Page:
As part of the production duo The Neptunes, Pharrell Williams has won Grammys, helped to sell millions of albums, and become the face of nerdy cool in hip-hop. More recently, Williams has branched out into fashion and art, designing sunglasses and modeling for Louis Vuitton, working with Paris boutique Colette, as well as launching his own clothing line, Billionaire Boys Club, a footwear line, Ice Cream, and partnering with textile firm Bionic Yarn. Last year he collaborated with artist Takashi Murakami and jewelry house Jacob & Co. to create The Simple Things: a cupcake, a bag of Doritos, a bottle of Heinz ketchup, a Pepsi can, a sneaker, a condom, and a bottle of Johnson’s Baby Lotion—encrusted with 26,000 rubies, sapphires, emeralds, and diamonds inside the mouth of a Murakami sculpture—shown at Art Basel in Switzerland. Oh, and he still finds time to make music: Last month, Interscope released the soundtrack to the animated comedy Despicable Me, which Williams co-wrote, and this fall, he will unveil his fourth album with his group N.E.R.D, which includes Shae Haley and Williams’s Neptunes cohort Chad Hugo. As the name of the alt-rock trio suggests, the 37-year-old Williams is a connoisseur of cool, but not a slave to it.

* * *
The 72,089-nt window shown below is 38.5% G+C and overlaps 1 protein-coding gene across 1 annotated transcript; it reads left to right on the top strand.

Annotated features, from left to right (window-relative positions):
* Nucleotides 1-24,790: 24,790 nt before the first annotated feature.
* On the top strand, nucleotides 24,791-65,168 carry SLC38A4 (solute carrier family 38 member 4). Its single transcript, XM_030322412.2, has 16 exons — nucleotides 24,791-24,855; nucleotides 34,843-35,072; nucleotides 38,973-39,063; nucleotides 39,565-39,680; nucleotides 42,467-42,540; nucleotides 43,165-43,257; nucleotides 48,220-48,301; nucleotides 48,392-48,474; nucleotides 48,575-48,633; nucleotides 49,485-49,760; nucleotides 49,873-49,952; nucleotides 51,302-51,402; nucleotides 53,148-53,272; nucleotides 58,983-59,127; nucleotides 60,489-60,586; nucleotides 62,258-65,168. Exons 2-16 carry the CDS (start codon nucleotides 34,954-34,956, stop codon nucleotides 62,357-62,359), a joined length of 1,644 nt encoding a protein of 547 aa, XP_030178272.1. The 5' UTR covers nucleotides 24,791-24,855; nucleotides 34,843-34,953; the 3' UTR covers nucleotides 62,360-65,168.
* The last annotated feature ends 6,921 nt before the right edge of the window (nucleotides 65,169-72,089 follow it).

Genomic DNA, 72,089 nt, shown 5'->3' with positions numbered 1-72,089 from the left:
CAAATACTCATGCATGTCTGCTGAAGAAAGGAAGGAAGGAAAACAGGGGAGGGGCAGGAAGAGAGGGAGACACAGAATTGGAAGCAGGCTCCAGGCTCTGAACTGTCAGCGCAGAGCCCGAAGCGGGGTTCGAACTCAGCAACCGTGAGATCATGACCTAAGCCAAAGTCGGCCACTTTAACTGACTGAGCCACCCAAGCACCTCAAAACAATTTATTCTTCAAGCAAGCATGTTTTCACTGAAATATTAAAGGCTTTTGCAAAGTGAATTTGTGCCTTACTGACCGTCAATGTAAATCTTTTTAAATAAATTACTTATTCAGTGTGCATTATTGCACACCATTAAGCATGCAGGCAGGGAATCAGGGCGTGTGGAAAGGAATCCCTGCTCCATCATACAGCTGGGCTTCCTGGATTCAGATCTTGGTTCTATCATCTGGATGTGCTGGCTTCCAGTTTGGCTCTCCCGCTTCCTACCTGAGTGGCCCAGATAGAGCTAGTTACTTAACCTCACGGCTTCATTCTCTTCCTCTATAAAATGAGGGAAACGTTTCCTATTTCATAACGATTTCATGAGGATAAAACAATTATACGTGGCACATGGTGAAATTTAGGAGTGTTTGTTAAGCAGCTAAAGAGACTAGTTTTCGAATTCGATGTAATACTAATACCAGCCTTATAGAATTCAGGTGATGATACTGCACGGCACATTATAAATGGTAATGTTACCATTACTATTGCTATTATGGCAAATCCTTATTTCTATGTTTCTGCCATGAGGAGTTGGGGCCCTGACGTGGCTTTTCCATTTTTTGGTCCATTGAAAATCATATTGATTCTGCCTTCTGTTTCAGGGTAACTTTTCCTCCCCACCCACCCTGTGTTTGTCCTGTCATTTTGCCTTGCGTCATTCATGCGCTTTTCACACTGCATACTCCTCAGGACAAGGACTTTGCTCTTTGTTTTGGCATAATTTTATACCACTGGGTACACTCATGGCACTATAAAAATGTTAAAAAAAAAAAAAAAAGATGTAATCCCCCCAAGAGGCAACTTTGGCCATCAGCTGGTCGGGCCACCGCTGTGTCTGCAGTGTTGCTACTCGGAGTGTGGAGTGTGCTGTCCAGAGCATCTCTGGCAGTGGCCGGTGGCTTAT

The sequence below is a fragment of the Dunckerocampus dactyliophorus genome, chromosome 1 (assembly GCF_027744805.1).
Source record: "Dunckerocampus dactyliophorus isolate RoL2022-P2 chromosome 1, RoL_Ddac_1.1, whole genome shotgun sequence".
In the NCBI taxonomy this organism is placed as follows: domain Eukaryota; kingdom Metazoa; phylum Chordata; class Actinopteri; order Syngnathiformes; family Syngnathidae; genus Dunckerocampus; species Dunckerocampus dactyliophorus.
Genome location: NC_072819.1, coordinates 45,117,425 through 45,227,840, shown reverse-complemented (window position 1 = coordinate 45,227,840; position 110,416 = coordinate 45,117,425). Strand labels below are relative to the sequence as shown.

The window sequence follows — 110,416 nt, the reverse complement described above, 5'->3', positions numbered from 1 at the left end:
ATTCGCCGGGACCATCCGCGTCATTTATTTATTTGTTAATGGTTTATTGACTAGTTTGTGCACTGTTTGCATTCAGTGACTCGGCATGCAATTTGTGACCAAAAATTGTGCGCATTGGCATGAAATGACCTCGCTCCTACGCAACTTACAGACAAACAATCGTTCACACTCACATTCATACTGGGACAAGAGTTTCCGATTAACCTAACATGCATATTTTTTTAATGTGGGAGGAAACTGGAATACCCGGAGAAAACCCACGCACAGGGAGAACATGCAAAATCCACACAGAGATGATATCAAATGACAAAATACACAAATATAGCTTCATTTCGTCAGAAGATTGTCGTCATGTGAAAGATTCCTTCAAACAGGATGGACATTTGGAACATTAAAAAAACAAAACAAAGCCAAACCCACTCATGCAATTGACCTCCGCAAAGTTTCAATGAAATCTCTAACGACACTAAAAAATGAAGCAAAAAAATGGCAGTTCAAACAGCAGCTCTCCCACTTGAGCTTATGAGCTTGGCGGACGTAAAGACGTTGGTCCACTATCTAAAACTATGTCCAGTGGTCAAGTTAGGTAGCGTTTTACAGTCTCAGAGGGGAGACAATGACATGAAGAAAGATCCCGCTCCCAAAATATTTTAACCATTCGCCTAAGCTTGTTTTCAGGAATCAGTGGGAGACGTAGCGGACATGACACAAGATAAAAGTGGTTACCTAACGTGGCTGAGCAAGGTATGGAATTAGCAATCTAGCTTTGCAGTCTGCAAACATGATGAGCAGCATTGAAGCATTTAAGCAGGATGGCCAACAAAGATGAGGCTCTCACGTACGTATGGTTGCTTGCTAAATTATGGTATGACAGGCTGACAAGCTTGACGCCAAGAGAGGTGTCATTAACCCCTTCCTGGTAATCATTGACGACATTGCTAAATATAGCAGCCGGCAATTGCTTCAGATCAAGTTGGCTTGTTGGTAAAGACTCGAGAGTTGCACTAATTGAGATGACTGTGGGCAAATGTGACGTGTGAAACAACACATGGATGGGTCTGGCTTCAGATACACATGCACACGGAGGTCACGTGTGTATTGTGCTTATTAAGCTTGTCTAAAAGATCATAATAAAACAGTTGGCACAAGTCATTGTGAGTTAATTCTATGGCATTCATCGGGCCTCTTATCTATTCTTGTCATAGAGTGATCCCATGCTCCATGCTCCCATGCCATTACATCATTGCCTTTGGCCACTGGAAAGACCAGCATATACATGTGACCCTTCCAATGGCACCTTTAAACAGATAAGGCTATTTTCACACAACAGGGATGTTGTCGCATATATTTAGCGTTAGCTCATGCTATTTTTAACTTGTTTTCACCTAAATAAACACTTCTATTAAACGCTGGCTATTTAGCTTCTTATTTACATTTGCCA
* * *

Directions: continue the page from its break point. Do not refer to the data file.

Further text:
What is less known about Williams is his interest in science—specifically, the brain. He recently became fascinated with the work of Dr. V.S. Ramachandran, a professor of neuroscience and psychology at the University of California, San Diego. Ramachandran, director of the university’s Center of Brain and Cognition, has been called one of the “hundred most prominent people to watch” in the 21st century by Newsweek magazine. Still, it would be difficult to imagine two less likely collaborators: one is a pop-music icon, the son of a handyman and a schoolteacher from suburban Virginia who now rolls around Miami in an Enzo Ferrari. The other is a neuroscientist, born in India and educated at Cambridge. What could they possibly have in common? A lot, as it turns out. But in the following conversation, it’s easy to see how both men feed off of each other with the thrill of discovery, and take mutual pleasure in zigging while the rest of the world zags.
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